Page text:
One of the challenges of comparative studies is the great variation in capability among wheelchair users (Hoenig, Giacobbi & Levy 2007; May 1997; Mortenson et al. 2008). Variations among wheelchair users in skill and capability level can mask the negative impact of a poor wheelchair design. Unless a protocol is used in a repeated measures study design in which the user completes a test in one wheelchair and then another, the impact of wheelchair design on mobility may not be apparent (Hoenig et al. 2015; Mortenson et al. 2008; Rispin & Wee 2015). This type of repeated measures study protocol minimises the effect of individual variation because a participant is compared only with himself or herself (Coutinho, Neto & Beraldo 2014; Neto, Coutinho & Beraldo 2014; Walpole et al. 2006).
Even in a repeated measures protocol, a strongly skilled wheelchair user may be able to roll in most environments in almost any wheelchair; therefore, the ability to discern the effect of different wheelchair designs requires high discriminatory validity. Study design impacts discriminatory validity in several ways. Objectively measured data such as velocity may be considerably lower in one chair type than another when rolling on rough ground, but a study design which only uses a limited categorical response or completion score would indicate the task was completed successfully in both chairs. Objectively measured physical performance data such as velocity and heart rate also minimise variation because of raters’ perceptive frames (May 1997). In addition, unlike categorical data, objectively measured data is often suitable for powerful parametric statistical tools such as analysis of variance (ANOVA) (May 1997; Walpole et al. 2006). The length of a timed test impacts discriminatory power with longer tests amplifying differences in velocity (Kosak & Smith 2005). Longer timed roll tests are also more likely than shorter tests to discern differences. A change in the ease of rolling which impacts energy cost is more evident as participants move into aerobic exercise about 2 min into a test (Berne et al. 2004; Kosak & Smith 2005).
Direct questionnaire feedback from wheelchair users provides insights on capability and mobility not available any other way (Neale & Strang 2015; Reeve et al. 2013). Questionnaire design can enhance or reduce the ability to discriminate differences (May 1997; Reips & Funke 2008). Visual analogue scale (VAS) question format produces continuous data which has been considered suitable for parametric statistical analysis (Philip 1990; Walpole et al. 2006). Qualitative comments directly provide the wheelchair user’s understanding of the reasons for ease or difficulty (Neale & Strang 2015). Discriminatory validity is enhanced by a mixed methods protocol which includes qualitative data, allowing wider scope of understanding and triangulation (Fielding 2012). The Quebec User Evaluation of Satisfaction with Assistive Technology obtains user feedback on their satisfaction with any assistive device (Demers et al. 2002). It can and has been used in comparative effectiveness studies assessing user satisfaction with assistive technology (Deems-Dluhy et al. 2016; Sadiya, Pattnaik & Mohanty 2016). However, it is not a physical performance measure and does not supply information specific to wheelchair mobility.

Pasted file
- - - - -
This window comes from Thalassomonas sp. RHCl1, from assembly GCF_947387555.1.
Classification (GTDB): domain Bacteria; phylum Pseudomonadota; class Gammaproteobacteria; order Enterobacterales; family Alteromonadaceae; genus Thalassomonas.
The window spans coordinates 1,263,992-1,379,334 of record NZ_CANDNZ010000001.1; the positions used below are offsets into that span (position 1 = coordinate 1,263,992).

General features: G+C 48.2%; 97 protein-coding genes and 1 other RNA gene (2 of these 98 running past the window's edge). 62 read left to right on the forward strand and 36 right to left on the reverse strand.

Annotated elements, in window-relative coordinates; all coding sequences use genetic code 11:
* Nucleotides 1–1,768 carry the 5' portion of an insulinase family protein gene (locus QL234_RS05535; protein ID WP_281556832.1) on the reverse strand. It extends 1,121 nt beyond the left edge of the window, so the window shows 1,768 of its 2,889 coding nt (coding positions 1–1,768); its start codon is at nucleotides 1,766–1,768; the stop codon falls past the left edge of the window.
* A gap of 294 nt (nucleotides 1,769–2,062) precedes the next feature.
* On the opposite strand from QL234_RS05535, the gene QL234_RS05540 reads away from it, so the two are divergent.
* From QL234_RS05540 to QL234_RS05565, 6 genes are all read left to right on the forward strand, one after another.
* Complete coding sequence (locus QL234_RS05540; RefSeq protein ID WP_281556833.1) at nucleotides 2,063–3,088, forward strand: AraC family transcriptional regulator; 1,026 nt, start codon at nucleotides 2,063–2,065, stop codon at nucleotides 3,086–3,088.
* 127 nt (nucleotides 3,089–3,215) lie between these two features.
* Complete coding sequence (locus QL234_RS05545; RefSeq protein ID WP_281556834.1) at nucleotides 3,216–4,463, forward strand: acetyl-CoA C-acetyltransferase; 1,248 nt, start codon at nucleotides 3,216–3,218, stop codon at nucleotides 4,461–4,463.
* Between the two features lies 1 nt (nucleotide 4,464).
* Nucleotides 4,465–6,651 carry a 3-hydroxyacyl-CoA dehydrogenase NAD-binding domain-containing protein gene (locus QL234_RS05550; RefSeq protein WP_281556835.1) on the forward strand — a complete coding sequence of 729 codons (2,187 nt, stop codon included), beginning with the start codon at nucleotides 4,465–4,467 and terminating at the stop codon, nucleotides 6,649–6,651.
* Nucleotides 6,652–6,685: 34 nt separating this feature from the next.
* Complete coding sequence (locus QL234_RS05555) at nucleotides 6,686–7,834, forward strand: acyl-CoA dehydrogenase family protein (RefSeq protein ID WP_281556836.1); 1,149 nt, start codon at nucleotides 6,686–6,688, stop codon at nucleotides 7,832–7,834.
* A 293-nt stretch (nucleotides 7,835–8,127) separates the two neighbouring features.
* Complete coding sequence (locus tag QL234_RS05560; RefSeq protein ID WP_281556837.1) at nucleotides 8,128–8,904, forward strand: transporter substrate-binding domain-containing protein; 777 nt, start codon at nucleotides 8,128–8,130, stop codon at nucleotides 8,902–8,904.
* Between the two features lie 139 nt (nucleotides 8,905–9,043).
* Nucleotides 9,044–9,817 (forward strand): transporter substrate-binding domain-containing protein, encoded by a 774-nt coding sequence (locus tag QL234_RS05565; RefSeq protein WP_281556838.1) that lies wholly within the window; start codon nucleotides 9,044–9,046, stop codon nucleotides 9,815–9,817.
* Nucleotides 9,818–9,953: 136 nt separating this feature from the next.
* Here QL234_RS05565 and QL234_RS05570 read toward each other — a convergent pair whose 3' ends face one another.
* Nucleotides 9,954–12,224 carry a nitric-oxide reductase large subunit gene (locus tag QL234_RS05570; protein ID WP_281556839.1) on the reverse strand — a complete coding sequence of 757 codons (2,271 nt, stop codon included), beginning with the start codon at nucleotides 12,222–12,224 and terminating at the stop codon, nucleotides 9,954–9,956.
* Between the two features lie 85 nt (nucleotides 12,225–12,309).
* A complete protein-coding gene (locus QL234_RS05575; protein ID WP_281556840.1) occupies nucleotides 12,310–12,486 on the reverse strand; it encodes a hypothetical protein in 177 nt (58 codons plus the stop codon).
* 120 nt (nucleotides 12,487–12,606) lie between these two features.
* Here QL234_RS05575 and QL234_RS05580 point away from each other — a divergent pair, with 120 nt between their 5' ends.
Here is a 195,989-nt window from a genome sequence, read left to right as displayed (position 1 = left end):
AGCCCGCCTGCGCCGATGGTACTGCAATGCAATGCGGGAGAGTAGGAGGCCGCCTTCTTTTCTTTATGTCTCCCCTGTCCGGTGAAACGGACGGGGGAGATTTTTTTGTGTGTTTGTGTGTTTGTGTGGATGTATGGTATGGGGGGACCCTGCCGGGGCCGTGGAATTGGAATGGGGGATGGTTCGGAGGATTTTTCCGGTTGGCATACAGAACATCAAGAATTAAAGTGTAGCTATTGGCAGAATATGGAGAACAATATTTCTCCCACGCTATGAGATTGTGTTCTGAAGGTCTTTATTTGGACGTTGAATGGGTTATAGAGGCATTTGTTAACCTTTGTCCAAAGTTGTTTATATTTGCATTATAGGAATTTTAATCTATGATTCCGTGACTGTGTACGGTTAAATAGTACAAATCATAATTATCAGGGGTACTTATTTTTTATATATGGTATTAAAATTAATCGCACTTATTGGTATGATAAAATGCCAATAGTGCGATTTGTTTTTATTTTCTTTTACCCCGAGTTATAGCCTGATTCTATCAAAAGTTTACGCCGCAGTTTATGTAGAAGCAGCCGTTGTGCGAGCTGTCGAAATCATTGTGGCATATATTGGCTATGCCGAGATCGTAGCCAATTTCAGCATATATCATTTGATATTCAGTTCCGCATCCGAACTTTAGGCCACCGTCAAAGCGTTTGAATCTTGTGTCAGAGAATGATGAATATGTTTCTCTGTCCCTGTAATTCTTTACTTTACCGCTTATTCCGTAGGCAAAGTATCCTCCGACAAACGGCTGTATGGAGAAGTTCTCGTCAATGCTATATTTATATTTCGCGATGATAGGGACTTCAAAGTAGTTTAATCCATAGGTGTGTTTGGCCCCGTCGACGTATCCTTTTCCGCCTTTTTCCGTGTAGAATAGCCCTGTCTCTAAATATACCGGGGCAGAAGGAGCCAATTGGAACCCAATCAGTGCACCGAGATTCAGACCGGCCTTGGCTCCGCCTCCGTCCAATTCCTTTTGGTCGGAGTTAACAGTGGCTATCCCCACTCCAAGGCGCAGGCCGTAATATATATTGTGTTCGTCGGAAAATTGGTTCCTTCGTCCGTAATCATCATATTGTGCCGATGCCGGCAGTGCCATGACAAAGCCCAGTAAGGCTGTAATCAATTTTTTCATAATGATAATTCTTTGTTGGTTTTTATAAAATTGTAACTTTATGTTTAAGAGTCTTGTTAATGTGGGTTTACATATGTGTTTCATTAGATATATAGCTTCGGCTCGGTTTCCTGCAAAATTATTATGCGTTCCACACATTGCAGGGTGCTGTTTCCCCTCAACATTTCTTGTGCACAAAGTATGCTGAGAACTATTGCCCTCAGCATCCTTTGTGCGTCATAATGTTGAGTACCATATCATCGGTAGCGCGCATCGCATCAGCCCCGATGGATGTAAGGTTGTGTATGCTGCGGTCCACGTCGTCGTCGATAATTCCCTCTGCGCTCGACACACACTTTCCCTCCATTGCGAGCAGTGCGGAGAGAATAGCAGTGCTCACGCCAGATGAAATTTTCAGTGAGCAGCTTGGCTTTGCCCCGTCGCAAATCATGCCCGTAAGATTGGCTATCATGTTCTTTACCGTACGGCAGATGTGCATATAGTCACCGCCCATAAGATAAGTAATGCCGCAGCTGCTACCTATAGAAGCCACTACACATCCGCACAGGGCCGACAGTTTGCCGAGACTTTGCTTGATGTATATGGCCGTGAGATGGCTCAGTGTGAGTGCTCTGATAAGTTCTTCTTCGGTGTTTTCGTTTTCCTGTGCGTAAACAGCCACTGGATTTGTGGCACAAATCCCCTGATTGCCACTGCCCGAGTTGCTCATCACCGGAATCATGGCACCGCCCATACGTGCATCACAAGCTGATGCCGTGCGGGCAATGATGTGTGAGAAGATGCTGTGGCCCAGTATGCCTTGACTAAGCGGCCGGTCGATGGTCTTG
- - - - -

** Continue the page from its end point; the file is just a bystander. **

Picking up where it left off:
Questionnaires aimed at assessing individual capability and physical performance include Functional Independence Measure and the Barthel Index (Kumar et al. 2013; Ottenbacher et al. 1996; Wade & Collin 1988). Wheelchair-specific questionnaires include the Wheelchair Skills Test Questionnaire and Functioning Every Day in a Wheelchair questionnaire (Kirby et al. 2004; Mills et al. 2002).
Directly measured or observed physical performance measures intended to assess a wheelchair user’s capabilities are often called skills tests (Kirby 2011; Oyster et al. 2012). They include the Wheelchair Skills Test, the Wheelchair Propulsion Test, the Wheelchair Users Functional Assessment, the Wheelchair Circuit, the Obstacle Course Assessment of Wheelchair User Performance and the Wheelchair Physical Functional Performance (Askari et al. 2013; Cress et al. 2002; Fliess-Douer et al. 2010; Kirby et al. 2004; Mortenson, Miller & Miller-Pogar 2007; Routhier et al. 2004; Rushton et al. 2013; Stanley et al. 2003). The above measures are not primarily designed for use in repeated measures studies assessing differences in mobility because of wheelchair design. In spite of its focus on the evaluation of individual wheelchair user’s skills and capacity, the Wheelchair Skills Test has been used in studies comparing design changes in tilt in space and anti-tip devices. In the tilt in space study, the Quebec User Evaluation of Satisfaction with Assistive Technology and a VAS question regarding perceived exertion were also completed (Kirby et al. 2008a, 2008b).